The pandemic has put a damper on much of Detroit’s creative scene, but it hasn’t derailed Detroit Month of Design. In fact, the event’s organizers even managed to add an ambitious new program this year with a bit of help from Gucci.
Created by the nonprofit Design Core Detroit, Detroit Month of Design has become an internationally recognized, month-long celebration held every September. Now marking its 10th year, the highly anticipated multidisciplinary festival promotes design as a catalyst for economic growth in the city, showcasing all facets of the field, including apparel and accessory design, architecture, urban planning, graphic design, animation, and user experience design.
“Design Core’s mission is to establish Detroit as a globally valued and recognized resource for creative talent,” says Kiana Wenzell, Design Core’s director of culture and community.
The event also honors Detroit’s designation as a UNESCO City of Design, a recognition the United Nations Educational, Scientific and Cultural Organization bestows to celebrate the unique design industries of select cities around the world. Detroit is the first and only U.S. city to receive the designation.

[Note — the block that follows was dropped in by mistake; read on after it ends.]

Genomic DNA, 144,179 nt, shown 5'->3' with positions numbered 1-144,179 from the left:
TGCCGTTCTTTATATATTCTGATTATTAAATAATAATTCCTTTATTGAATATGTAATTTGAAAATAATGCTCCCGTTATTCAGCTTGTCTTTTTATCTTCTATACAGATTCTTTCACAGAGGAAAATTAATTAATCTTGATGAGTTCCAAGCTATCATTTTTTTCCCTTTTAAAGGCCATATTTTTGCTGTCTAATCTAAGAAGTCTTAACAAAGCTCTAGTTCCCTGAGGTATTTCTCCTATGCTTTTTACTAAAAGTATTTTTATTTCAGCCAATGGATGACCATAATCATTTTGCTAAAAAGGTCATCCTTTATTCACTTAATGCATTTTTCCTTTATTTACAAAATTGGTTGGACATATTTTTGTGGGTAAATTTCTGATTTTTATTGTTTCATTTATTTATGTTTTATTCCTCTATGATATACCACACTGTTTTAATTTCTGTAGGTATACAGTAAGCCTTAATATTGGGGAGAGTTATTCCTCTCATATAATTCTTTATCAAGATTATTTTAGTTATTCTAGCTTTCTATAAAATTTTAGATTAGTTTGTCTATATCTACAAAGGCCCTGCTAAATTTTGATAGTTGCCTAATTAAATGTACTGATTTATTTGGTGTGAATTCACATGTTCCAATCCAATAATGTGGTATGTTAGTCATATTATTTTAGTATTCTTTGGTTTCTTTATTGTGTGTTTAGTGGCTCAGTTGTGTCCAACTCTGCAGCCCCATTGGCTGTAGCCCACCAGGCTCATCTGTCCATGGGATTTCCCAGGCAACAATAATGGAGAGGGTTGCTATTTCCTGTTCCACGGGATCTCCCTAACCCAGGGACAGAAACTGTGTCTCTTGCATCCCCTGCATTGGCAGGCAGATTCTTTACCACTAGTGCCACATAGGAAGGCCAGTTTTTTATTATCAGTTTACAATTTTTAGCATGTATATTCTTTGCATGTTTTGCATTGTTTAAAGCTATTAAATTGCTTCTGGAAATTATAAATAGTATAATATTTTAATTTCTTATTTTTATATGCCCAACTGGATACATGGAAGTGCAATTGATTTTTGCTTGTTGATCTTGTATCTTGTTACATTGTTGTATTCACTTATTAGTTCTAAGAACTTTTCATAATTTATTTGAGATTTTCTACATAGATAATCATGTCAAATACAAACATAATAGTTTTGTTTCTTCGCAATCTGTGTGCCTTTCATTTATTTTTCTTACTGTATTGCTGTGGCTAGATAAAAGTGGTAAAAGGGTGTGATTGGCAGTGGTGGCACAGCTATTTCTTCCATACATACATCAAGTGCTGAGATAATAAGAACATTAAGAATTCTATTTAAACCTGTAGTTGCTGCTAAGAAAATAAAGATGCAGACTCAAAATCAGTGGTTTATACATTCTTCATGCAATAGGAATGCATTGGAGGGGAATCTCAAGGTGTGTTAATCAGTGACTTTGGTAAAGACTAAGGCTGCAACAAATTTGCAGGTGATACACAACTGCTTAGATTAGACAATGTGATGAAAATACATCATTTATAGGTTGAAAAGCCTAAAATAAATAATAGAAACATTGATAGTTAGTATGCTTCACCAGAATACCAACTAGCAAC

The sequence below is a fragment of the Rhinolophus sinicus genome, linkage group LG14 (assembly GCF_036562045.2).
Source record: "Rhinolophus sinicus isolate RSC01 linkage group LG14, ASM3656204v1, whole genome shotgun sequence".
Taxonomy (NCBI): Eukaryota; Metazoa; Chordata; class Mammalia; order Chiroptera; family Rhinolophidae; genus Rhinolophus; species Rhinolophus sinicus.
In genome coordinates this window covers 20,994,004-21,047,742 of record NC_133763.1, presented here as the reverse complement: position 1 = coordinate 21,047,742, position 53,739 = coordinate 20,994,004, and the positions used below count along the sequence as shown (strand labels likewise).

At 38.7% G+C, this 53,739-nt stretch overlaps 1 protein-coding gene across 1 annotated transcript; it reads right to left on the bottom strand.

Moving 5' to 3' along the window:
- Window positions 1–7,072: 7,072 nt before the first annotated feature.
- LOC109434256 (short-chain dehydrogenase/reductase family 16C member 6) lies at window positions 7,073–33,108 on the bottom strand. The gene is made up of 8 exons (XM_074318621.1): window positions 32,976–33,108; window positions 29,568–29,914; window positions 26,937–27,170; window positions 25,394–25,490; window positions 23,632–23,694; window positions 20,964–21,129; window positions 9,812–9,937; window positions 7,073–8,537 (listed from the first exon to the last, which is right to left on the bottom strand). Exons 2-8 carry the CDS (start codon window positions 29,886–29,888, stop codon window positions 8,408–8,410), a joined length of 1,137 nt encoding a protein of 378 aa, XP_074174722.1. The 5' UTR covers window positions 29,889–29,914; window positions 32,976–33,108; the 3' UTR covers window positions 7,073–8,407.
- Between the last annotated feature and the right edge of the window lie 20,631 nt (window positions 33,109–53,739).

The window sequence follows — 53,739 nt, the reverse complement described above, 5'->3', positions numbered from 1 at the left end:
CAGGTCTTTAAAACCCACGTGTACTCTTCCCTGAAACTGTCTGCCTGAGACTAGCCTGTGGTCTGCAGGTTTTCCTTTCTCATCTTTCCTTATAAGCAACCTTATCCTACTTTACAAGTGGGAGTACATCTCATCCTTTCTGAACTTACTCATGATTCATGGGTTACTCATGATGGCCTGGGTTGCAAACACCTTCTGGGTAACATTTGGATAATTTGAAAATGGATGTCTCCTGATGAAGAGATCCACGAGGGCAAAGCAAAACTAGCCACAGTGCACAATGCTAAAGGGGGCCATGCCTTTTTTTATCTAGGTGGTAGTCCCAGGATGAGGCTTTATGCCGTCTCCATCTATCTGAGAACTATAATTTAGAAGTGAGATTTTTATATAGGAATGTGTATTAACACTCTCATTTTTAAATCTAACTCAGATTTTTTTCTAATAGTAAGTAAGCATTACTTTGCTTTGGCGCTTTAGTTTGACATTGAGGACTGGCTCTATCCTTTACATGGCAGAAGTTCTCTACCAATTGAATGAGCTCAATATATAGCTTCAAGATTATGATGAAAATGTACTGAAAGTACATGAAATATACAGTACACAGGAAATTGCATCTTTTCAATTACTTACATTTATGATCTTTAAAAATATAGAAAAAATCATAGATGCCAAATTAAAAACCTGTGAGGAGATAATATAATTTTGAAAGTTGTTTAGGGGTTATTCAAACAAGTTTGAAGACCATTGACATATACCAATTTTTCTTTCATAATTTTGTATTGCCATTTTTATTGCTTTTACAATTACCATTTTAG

In a typical year, tens of thousands are drawn to Month of Design’s workshops, seminars, exhibits, tours, and open studios. In a concession to the pandemic, more than 20 of this year’s 65 events will be virtual, while in-person events will either be outdoors and guided or will require registration to control capacity.
Despite the pivot, Design Core is introducing a new program this year called Design in the City. Powered by a $45,000 grant from Gucci’s Changemakers North America Impact Fund, the program aims to support budding fashion and accessory designers. Seven self-taught and academically trained designers each received a $2,000 stipend to create installations and were paired with local commercial spaces to host their work through September. Five recent graduates of Detroit’s College for Creative Studies will also present a self-funded joint installation.
The participating designers received virtual mentorships from both the program’s support team and from an industry advisory council, which provided business plan and marketing support and guidance on creating their installation layouts.
The new program is modeled after a similar one in Graz, Austria, a fellow UNESCO City of Design. Wenzell and Design Core’s director of business programs, Bonnie Fahoome, submitted their Design in the City program idea — which they modified to focus specifically on fashion and accessory designers, with an emphasis on women and people of color — to the open call for Gucci’s grant program in late December. The project was selected in January in the first round of recipients.
“It’s our first year doing it, but it’s eye-opening and it’s a professional development program,” Wenzell says. “And that’s what some emerging designers really need to have a long-term career in the industry.”